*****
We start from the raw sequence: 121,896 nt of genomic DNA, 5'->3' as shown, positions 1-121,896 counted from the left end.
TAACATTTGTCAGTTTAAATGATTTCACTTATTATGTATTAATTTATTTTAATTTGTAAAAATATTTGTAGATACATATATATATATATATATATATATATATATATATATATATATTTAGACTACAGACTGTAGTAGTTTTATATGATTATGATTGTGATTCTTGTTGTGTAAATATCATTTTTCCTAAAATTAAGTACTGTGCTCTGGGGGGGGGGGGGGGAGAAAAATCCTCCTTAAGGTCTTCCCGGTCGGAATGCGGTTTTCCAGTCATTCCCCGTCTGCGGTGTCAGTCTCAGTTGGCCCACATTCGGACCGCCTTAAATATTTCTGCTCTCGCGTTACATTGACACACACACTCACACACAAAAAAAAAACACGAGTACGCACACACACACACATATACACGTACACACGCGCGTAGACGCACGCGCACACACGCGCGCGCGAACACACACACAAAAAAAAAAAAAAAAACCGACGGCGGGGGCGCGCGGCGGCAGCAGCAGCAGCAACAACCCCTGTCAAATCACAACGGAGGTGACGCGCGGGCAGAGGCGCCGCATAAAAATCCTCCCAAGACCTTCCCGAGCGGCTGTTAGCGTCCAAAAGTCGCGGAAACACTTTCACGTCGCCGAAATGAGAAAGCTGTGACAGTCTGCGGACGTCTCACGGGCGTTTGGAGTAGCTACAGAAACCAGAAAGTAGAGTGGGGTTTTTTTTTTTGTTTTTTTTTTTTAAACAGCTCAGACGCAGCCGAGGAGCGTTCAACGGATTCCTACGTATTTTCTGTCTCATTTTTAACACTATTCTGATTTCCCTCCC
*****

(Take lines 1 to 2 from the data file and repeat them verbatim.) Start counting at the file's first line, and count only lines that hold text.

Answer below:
We start from the raw sequence: 121,896 nt of genomic DNA, 5'->3' as shown, positions 1-121,896 counted from the left end.
TAACATTTGTCAGTTTAAATGATTTCACTTATTATGTATTAATTTATTTTAATTTGTAAAAATATTTGTAGATACATATATATATATATATATATATATATATATATATATATATATTTAGACTACAGACTGTAGTAGTTTTATATGATTATGATTGTGATTCTTGTTGTGTAAATATCATTTTTCCTAAAATTAAGTACTGTGCTCTGGGGGGGGGGGGGGGAGAAAAATCCTCCTTAAGGTCTTCCCGGTCGGAATGCGGTTTTCCAGTCATTCCCCGTCTGCGGTGTCAGTCTCAGTTGGCCCACATTCGGACCGCCTTAAATATTTCTGCTCTCGCGTTACATTGACACACACACTCACACACAAAAAAAAAACACGAGTACGCACACACACACACATATACACGTACACACGCGCGTAGACGCACGCGCACACACGCGCGCGCGAACACACACACAAAAAAAAAAAAAAAAACCGACGGCGGGGGCGCGCGGCGGCAGCAGCAGCAGCAACAACCCCTGTCAAATCACAACGGAGGTGACGCGCGGGCAGAGGCGCCGCATAAAAATCCTCCCAAGACCTTCCCGAGCGGCTGTTAGCGTCCAAAAGTCGCGGAAACACTTTCACGTCGCCGAAATGAGAAAGCTGTGACAGTCTGCGGACGTCTCACGGGCGTTTGGAGTAGCTACAGAAACCAGAAAGTAGAGTGGGGTTTTTTTTTTTGTTTTTTTTTTTTAAACAGCTCAGACGCAGCCGAGGAGCGTTCAACGGATTCCTACGTATTTTCTGTCTCATTTTTAACACTATTCTGATTTCCCTCCC